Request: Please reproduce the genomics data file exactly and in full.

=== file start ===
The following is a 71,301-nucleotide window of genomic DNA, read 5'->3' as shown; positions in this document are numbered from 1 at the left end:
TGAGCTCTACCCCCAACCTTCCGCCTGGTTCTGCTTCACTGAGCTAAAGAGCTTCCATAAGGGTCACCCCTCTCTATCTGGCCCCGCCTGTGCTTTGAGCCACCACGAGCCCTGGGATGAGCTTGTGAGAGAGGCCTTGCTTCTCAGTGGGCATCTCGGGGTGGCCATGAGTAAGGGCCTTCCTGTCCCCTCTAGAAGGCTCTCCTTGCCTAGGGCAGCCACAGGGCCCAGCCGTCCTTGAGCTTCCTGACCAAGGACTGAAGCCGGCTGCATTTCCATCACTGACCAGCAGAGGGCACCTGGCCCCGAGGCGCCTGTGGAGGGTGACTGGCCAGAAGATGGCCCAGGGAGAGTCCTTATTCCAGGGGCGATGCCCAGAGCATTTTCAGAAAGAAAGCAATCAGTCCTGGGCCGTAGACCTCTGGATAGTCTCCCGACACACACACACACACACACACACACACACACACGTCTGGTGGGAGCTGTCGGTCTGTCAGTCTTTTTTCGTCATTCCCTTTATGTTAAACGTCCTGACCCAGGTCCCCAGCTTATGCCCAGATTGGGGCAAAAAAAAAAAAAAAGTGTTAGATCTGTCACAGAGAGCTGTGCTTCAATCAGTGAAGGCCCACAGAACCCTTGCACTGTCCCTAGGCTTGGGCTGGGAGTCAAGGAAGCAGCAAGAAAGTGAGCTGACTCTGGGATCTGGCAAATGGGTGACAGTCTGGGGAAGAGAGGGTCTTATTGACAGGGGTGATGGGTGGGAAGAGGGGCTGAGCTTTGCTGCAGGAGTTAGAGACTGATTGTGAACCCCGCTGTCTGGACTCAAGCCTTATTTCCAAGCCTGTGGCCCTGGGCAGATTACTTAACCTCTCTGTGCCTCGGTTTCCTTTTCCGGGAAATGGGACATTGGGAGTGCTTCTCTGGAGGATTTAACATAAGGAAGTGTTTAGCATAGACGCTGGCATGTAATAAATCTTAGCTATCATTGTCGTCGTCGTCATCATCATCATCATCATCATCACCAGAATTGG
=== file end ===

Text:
The following is a 71,301-nucleotide window of genomic DNA, read 5'->3' as shown; positions in this document are numbered from 1 at the left end:
TGAGCTCTACCCCCAACCTTCCGCCTGGTTCTGCTTCACTGAGCTAAAGAGCTTCCATAAGGGTCACCCCTCTCTATCTGGCCCCGCCTGTGCTTTGAGCCACCACGAGCCCTGGGATGAGCTTGTGAGAGAGGCCTTGCTTCTCAGTGGGCATCTCGGGGTGGCCATGAGTAAGGGCCTTCCTGTCCCCTCTAGAAGGCTCTCCTTGCCTAGGGCAGCCACAGGGCCCAGCCGTCCTTGAGCTTCCTGACCAAGGACTGAAGCCGGCTGCATTTCCATCACTGACCAGCAGAGGGCACCTGGCCCCGAGGCGCCTGTGGAGGGTGACTGGCCAGAAGATGGCCCAGGGAGAGTCCTTATTCCAGGGGCGATGCCCAGAGCATTTTCAGAAAGAAAGCAATCAGTCCTGGGCCGTAGACCTCTGGATAGTCTCCCGACACACACACACACACACACACACACACACACACGTCTGGTGGGAGCTGTCGGTCTGTCAGTCTTTTTTCGTCATTCCCTTTATGTTAAACGTCCTGACCCAGGTCCCCAGCTTATGCCCAGATTGGGGCAAAAAAAAAAAAAAAGTGTTAGATCTGTCACAGAGAGCTGTGCTTCAATCAGTGAAGGCCCACAGAACCCTTGCACTGTCCCTAGGCTTGGGCTGGGAGTCAAGGAAGCAGCAAGAAAGTGAGCTGACTCTGGGATCTGGCAAATGGGTGACAGTCTGGGGAAGAGAGGGTCTTATTGACAGGGGTGATGGGTGGGAAGAGGGGCTGAGCTTTGCTGCAGGAGTTAGAGACTGATTGTGAACCCCGCTGTCTGGACTCAAGCCTTATTTCCAAGCCTGTGGCCCTGGGCAGATTACTTAACCTCTCTGTGCCTCGGTTTCCTTTTCCGGGAAATGGGACATTGGGAGTGCTTCTCTGGAGGATTTAACATAAGGAAGTGTTTAGCATAGACGCTGGCATGTAATAAATCTTAGCTATCATTGTCGTCGTCGTCATCATCATCATCATCATCATCACCAGAATTGG